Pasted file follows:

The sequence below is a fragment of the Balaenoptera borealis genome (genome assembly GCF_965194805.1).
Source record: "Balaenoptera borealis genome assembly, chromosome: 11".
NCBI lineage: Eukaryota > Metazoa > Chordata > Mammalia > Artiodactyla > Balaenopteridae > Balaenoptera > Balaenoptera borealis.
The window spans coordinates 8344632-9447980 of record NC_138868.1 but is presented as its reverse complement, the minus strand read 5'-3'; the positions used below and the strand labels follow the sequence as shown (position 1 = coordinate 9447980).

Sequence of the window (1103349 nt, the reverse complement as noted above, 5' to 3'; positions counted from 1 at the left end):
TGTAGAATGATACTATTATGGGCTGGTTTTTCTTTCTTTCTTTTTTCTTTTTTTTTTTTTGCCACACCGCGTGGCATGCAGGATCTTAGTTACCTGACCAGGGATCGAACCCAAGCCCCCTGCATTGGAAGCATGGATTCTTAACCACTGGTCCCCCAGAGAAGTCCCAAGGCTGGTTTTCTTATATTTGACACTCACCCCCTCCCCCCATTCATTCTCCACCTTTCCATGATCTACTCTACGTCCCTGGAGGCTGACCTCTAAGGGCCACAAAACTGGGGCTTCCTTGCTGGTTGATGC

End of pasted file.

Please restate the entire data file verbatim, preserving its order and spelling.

The sequence below is a fragment of the Balaenoptera borealis genome (genome assembly GCF_965194805.1).
Source record: "Balaenoptera borealis genome assembly, chromosome: 11".
NCBI lineage: Eukaryota > Metazoa > Chordata > Mammalia > Artiodactyla > Balaenopteridae > Balaenoptera > Balaenoptera borealis.
The window spans coordinates 8344632-9447980 of record NC_138868.1 but is presented as its reverse complement, the minus strand read 5'-3'; the positions used below and the strand labels follow the sequence as shown (position 1 = coordinate 9447980).

Sequence of the window (1103349 nt, the reverse complement as noted above, 5' to 3'; positions counted from 1 at the left end):
TGTAGAATGATACTATTATGGGCTGGTTTTTCTTTCTTTCTTTTTTCTTTTTTTTTTTTTGCCACACCGCGTGGCATGCAGGATCTTAGTTACCTGACCAGGGATCGAACCCAAGCCCCCTGCATTGGAAGCATGGATTCTTAACCACTGGTCCCCCAGAGAAGTCCCAAGGCTGGTTTTCTTATATTTGACACTCACCCCCTCCCCCCATTCATTCTCCACCTTTCCATGATCTACTCTACGTCCCTGGAGGCTGACCTCTAAGGGCCACAAAACTGGGGCTTCCTTGCTGGTTGATGC